ALF: Season One

There are endless ways for our furry friend from Melmac to get into trouble, and one way or another, hilarity will always ensue.
ALF: Season One

Genre(s): Television, Comedy, Science Fiction

Director: Peter Bonerz, Tom Patchett, Nancy Heydorn, Rick Gough, Nick Havinga

Actors: Max Wright, Anne Schedeen, Andrea Elson, Benji Gregory, Paul Fusco, John LaMotta, Liz Sheridan, Bill Daily, Paul Dooley

Year: 1986-1987

MPAA Rating: NR

Country: USA

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I remember trying to sneak-watch ALF when it first came on TV in 1986. I was endlessly intrigued by this Alien Life Form and his human companions, but my mom was forever rolling her eyes and dismissing the show as stupid. And then she watched it. And I got to watch it. And after that we watched it religiously as a whole family. ALF is just that charming, no matter how old you are.

Twenty-two years after the show’s debut, it’s still surprisingly fresh. Pop culture references abound, and there’s just something lovable about this alien creature who crashed into the Tanner family’s garage. He’s as kind-hearted as he is thoughtless, and it’s endearing just watching this weird little guy traipse around the house. By the way, what is ALF made of??? Is there a person inside the suit? Is he some sort of puppet? An overly-elaborate stuffed animal? These are important questions!

The funny thing is that as you watch the show, ALF does seem every bit as real as his human counterparts. His facial expressions are quite emotive, and he’s got all the qualities of an actual three-dimensional character. That’s not to say that the Tanners don’t give him a run for his money. Max Wright is flat brilliant as Willie, the beleaguered head of the Tanner household. His halting, tight-lipped way of speaking turns every line into pure comedy, and Anne Schedeen is spot-on as his annoyed-but-tolerant wife, Kate. It’s never clear whether they want to give ALF a hug or wring his furry neck, but it’s a line both actors walk well.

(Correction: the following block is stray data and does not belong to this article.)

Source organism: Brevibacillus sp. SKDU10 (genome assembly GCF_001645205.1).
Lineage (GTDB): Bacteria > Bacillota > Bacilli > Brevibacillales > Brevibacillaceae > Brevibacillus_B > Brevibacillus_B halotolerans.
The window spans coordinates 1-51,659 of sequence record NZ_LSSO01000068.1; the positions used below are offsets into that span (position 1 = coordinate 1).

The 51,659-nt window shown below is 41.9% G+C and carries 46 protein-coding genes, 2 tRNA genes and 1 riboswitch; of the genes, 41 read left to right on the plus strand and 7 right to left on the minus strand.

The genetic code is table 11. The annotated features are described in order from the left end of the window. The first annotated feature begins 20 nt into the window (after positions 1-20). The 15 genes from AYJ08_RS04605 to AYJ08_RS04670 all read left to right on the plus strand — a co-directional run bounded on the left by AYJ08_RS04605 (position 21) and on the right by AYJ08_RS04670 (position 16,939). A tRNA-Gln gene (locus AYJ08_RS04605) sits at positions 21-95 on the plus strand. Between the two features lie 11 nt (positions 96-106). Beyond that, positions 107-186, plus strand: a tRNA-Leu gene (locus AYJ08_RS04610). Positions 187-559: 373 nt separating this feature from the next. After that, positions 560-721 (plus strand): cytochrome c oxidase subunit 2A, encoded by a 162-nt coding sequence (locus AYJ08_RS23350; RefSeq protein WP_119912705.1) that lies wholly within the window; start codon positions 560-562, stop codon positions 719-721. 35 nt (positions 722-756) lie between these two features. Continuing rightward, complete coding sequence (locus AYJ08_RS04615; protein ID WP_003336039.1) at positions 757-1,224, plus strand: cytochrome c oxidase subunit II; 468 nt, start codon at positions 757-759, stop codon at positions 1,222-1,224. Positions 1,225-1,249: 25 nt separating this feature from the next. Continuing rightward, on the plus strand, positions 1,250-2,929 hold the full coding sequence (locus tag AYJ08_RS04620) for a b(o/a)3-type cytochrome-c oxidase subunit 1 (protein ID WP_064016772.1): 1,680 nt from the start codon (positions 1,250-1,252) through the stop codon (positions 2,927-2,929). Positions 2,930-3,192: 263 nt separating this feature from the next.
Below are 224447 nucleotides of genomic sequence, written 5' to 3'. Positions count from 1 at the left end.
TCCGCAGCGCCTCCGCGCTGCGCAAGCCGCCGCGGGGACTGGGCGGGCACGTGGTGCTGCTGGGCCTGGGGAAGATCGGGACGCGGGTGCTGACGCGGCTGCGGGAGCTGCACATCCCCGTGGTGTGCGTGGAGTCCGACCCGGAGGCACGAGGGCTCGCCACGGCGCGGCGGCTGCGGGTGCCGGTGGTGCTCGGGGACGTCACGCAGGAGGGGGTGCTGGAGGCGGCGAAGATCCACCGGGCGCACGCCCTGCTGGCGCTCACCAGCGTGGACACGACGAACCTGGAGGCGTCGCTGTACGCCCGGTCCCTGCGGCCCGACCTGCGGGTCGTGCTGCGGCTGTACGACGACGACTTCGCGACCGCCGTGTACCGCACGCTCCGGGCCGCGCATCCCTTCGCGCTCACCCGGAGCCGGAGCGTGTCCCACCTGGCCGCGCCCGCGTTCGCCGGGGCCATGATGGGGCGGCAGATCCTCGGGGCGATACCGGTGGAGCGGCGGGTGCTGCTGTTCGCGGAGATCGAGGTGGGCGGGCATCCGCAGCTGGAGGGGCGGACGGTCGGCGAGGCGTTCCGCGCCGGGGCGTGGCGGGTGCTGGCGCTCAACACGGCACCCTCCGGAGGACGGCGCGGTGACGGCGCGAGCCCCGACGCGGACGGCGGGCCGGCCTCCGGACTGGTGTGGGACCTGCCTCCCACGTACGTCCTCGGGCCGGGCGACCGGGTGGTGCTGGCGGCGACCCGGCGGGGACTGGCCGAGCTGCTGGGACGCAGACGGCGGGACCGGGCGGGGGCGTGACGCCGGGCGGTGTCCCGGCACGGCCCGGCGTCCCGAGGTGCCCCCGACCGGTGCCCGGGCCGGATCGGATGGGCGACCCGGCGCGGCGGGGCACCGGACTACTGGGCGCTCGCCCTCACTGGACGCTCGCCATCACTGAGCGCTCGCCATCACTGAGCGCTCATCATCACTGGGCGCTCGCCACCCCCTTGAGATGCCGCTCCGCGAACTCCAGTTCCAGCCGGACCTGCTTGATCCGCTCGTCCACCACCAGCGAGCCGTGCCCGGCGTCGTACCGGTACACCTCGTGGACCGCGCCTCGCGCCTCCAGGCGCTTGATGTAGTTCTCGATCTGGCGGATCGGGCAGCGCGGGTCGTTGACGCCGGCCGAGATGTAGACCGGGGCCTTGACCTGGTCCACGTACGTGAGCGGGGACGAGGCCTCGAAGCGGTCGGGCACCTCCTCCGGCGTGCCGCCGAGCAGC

It’s easy to care about ALF, so it’s no wonder the Tanners take him in, but there’s no denying that life would be A LOT easier without him. Even the good-hearted Tanner children Lynn (Andrea Elson) and Brian (Benji Gregory) would have to admit that. Oh, how I longed to grow up to be Andrea Elson when I was a kid. I thought she was one of the most beautiful teenagers alive, and her Season 1 braces only served to make her more stunning. I thought Benji Gregory was a cute little kid—like a very little kid—and I nearly fell off my chair this morning when I learned that he’s just one year younger than I am. Good grief, was I that little when the show was on too?

I had completely forgotten that Kate’s mother (Anne Meara) comes to stay with the family for several episodes, and I had apparently repressed the memory of ALF having a crush on Lynn (ew!). Other than that, the show is just as I remembered. ALF schemes to eat Lucky, the family cat. ALF comes perilously close to being discovered and outed to the Alien Task Force. ALF vexes the nosey neighbor, Mrs. Ochmonek whose name “sounds like a typo”. There are endless ways for our furry friend from Melmac to get into trouble, and one way or another, hilarity will always ensue.

It’s a little sick, but once I got my hands on the Season 1 DVD, I found myself watching up to eight episodes in a row. What can I say? They go really fast! ALF is really funny! I still have the sense of humor of a nine-year-old! I dove eagerly into the extra features, hoping ALF’s secret would finally be revealed (what’s under that suit?!), but alas, the ALF people remained mum. I had to settle for a gag reel, the original unaired pilot, and some unhelpful trivia facts. Sigh. I guess some of us will just have to labor under the impression that ALF is real.

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